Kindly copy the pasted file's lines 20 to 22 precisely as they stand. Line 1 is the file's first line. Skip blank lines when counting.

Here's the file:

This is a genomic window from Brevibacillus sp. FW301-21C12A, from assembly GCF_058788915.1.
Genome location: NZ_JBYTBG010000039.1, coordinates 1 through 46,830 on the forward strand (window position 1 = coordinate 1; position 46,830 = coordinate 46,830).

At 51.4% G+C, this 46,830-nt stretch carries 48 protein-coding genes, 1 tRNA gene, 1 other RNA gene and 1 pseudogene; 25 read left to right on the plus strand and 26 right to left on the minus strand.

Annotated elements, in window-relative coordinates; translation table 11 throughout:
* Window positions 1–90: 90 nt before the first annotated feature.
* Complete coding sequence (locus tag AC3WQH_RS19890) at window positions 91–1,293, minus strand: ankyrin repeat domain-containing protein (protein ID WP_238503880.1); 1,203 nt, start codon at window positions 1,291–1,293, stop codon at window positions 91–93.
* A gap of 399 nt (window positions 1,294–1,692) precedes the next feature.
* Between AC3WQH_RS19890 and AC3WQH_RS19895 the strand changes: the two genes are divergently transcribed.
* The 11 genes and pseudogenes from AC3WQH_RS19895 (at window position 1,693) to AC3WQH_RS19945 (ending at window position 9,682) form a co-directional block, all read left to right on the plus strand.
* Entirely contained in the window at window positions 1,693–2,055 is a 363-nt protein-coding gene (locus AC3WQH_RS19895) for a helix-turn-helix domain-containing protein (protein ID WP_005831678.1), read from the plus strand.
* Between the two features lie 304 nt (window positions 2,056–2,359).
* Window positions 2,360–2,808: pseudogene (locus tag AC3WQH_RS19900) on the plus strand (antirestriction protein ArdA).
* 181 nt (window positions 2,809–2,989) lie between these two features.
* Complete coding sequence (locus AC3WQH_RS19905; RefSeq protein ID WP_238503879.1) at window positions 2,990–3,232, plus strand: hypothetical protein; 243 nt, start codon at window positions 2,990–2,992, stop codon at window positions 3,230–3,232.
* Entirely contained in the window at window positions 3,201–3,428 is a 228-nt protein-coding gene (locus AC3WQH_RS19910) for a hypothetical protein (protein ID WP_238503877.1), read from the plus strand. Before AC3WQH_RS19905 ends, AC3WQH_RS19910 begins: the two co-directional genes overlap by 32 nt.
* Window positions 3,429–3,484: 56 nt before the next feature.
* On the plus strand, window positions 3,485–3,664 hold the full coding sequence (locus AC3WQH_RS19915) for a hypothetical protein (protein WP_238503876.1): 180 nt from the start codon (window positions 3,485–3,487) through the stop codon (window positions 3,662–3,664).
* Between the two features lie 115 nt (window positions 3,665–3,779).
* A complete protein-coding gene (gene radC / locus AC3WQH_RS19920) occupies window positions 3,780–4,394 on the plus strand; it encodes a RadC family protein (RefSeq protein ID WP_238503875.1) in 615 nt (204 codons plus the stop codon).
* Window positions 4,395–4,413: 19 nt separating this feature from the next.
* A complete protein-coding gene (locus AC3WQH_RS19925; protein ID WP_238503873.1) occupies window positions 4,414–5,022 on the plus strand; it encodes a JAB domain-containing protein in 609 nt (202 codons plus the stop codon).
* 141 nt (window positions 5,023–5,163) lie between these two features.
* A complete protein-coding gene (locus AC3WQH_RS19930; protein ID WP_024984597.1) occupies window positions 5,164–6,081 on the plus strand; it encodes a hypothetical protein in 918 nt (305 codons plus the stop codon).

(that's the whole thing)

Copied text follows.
* Window positions 4,395–4,413: 19 nt separating this feature from the next.
* A complete protein-coding gene (locus AC3WQH_RS19925; protein ID WP_238503873.1) occupies window positions 4,414–5,022 on the plus strand; it encodes a JAB domain-containing protein in 609 nt (202 codons plus the stop codon).
* 141 nt (window positions 5,023–5,163) lie between these two features.